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Developmental Language Disorder in primary school

This guide will explore Developmental Language Disorder in the context of transition to school, and the classroom, social, and academic expectations of primary and intermediate school. It will also describe how teachers can be empowered to identify and support these students. 

What is Developmental Language Disorder?

In 2017, the term Developmental Language Disorder (DLD) was adopted as a way to understand how to identify and support individuals with challenges in talking, listening, and understanding. DLD is a language disorder with no known cause and can be identified by challenges in understanding and expressing language, with difficulties in core areas including phonology, grammar, language use, and verbal learning and memory. It often co-occurs with significant difficulties in reading and writing, attention, sensory processing differences, and other behavioural, emotional, and learning difficulties[1]. DLD is differentiated from the term ‘language disorder’, which relates to a child with a known biomedical condition such as autism, intellectual disability, or sensorineural hearing loss.[2] DLD is present in 7% of students and can be as high as 16%, so teachers are likely to have at least one child in each class, if not more, with challenges in their primary language development. DLD impacts a student’s language journey from preschool through to secondary school and into adulthood.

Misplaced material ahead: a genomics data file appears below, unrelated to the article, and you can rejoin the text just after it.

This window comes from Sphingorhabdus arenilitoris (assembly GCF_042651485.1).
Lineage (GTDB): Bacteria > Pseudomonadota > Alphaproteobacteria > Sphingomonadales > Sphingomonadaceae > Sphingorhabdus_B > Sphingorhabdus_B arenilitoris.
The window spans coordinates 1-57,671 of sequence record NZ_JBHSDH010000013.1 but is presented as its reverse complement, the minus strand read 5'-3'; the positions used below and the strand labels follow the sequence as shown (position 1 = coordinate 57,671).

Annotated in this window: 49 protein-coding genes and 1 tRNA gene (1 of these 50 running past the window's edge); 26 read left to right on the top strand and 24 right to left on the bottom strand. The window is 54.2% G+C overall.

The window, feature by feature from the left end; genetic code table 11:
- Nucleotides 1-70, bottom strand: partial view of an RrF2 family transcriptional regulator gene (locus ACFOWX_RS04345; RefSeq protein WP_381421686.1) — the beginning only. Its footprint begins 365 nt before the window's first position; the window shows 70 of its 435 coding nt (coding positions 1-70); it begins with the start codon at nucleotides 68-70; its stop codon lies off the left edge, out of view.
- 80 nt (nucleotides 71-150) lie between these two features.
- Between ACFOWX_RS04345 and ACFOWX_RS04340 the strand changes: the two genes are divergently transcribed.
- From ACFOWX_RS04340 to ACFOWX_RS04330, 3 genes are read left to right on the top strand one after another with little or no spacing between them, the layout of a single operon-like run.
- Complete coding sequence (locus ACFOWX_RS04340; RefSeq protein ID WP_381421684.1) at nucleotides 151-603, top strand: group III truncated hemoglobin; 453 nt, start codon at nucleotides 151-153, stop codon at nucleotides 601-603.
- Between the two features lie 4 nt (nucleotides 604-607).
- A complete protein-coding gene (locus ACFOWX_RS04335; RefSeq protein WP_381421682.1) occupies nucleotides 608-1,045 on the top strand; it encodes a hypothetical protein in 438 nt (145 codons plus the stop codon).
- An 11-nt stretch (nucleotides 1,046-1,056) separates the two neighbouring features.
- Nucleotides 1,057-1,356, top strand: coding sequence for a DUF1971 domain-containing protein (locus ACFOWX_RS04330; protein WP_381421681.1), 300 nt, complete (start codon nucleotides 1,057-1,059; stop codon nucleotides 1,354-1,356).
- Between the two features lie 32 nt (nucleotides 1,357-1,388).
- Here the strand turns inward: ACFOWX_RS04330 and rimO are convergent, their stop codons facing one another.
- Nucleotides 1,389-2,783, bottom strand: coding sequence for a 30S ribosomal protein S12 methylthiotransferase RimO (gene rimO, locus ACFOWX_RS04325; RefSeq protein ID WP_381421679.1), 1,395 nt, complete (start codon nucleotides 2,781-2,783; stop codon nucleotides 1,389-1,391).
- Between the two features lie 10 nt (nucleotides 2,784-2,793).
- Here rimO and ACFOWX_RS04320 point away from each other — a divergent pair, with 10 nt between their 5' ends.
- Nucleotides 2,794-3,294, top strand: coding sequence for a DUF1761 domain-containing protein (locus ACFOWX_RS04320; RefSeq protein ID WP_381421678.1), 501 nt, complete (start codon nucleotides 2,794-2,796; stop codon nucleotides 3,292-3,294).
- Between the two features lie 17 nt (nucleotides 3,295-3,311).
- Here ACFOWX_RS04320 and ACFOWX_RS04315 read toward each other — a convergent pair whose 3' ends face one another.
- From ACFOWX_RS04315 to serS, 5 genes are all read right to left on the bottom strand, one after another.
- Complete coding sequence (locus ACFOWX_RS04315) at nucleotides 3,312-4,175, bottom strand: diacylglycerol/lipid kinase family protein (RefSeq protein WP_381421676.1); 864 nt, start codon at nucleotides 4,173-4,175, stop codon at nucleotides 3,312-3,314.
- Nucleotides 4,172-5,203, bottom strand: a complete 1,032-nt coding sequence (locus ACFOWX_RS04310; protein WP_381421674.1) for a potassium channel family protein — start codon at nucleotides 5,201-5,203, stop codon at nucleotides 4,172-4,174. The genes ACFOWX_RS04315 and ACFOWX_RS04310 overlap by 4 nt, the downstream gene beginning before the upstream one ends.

DLD is often identified in primary and intermediate school-aged children with persisting language and literacy difficulties, and research shows that identifying and supporting students with DLD in primary and intermediate school can be a gateway for reducing further challenges across emotional, mental health, social, academic, and behavioural areas when they reach high school and into adulthood[3]. To read more about DLD, click here.

Teacher observation checklist

Given the prevalence of DLD, it is important for teachers to be aware of some of the signs that students may be struggling with understanding and expressing meaning through language. Students with DLD may present with:

  • Limited ability to express thoughts and ideas
  • Poor speech
  • Less sophisticated vocabulary than their same-age peers
  • Difficulties organising spoken and written thoughts